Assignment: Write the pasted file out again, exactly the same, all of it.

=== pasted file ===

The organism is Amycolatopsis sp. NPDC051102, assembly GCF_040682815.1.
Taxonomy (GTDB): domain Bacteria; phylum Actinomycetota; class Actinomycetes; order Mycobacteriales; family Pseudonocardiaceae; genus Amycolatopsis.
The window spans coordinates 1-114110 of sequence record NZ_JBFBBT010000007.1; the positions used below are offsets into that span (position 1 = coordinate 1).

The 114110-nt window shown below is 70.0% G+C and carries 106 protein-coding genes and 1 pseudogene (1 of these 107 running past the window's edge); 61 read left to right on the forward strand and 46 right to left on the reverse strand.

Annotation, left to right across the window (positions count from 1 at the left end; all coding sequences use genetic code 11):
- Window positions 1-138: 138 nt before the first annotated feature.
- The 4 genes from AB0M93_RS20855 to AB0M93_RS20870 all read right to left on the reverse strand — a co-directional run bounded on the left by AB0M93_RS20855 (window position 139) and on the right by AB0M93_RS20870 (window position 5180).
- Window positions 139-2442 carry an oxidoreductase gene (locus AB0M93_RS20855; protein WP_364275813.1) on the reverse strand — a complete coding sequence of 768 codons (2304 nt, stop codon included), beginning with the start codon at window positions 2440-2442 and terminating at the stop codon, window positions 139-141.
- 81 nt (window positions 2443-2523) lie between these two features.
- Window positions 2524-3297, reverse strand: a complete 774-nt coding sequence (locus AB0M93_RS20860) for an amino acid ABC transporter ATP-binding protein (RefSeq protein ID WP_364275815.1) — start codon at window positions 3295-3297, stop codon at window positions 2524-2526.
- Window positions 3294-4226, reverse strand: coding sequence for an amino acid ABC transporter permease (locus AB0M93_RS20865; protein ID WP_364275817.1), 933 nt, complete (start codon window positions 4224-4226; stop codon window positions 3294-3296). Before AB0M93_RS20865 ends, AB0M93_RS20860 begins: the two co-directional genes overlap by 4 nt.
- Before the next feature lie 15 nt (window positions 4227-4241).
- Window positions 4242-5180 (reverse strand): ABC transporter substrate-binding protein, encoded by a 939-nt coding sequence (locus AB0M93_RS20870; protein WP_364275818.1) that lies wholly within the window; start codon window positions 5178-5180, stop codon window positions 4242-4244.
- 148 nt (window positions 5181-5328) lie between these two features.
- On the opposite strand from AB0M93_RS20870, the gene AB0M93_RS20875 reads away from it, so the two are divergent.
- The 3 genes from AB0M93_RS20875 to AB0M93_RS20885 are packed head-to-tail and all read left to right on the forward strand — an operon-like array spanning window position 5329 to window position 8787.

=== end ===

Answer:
The organism is Amycolatopsis sp. NPDC051102, assembly GCF_040682815.1.
Taxonomy (GTDB): domain Bacteria; phylum Actinomycetota; class Actinomycetes; order Mycobacteriales; family Pseudonocardiaceae; genus Amycolatopsis.
The window spans coordinates 1-114110 of sequence record NZ_JBFBBT010000007.1; the positions used below are offsets into that span (position 1 = coordinate 1).

The 114110-nt window shown below is 70.0% G+C and carries 106 protein-coding genes and 1 pseudogene (1 of these 107 running past the window's edge); 61 read left to right on the forward strand and 46 right to left on the reverse strand.

Annotation, left to right across the window (positions count from 1 at the left end; all coding sequences use genetic code 11):
- Window positions 1-138: 138 nt before the first annotated feature.
- The 4 genes from AB0M93_RS20855 to AB0M93_RS20870 all read right to left on the reverse strand — a co-directional run bounded on the left by AB0M93_RS20855 (window position 139) and on the right by AB0M93_RS20870 (window position 5180).
- Window positions 139-2442 carry an oxidoreductase gene (locus AB0M93_RS20855; protein WP_364275813.1) on the reverse strand — a complete coding sequence of 768 codons (2304 nt, stop codon included), beginning with the start codon at window positions 2440-2442 and terminating at the stop codon, window positions 139-141.
- 81 nt (window positions 2443-2523) lie between these two features.
- Window positions 2524-3297, reverse strand: a complete 774-nt coding sequence (locus AB0M93_RS20860) for an amino acid ABC transporter ATP-binding protein (RefSeq protein ID WP_364275815.1) — start codon at window positions 3295-3297, stop codon at window positions 2524-2526.
- Window positions 3294-4226, reverse strand: coding sequence for an amino acid ABC transporter permease (locus AB0M93_RS20865; protein ID WP_364275817.1), 933 nt, complete (start codon window positions 4224-4226; stop codon window positions 3294-3296). Before AB0M93_RS20865 ends, AB0M93_RS20860 begins: the two co-directional genes overlap by 4 nt.
- Before the next feature lie 15 nt (window positions 4227-4241).
- Window positions 4242-5180 (reverse strand): ABC transporter substrate-binding protein, encoded by a 939-nt coding sequence (locus AB0M93_RS20870; protein WP_364275818.1) that lies wholly within the window; start codon window positions 5178-5180, stop codon window positions 4242-4244.
- 148 nt (window positions 5181-5328) lie between these two features.
- On the opposite strand from AB0M93_RS20870, the gene AB0M93_RS20875 reads away from it, so the two are divergent.
- The 3 genes from AB0M93_RS20875 to AB0M93_RS20885 are packed head-to-tail and all read left to right on the forward strand — an operon-like array spanning window position 5329 to window position 8787.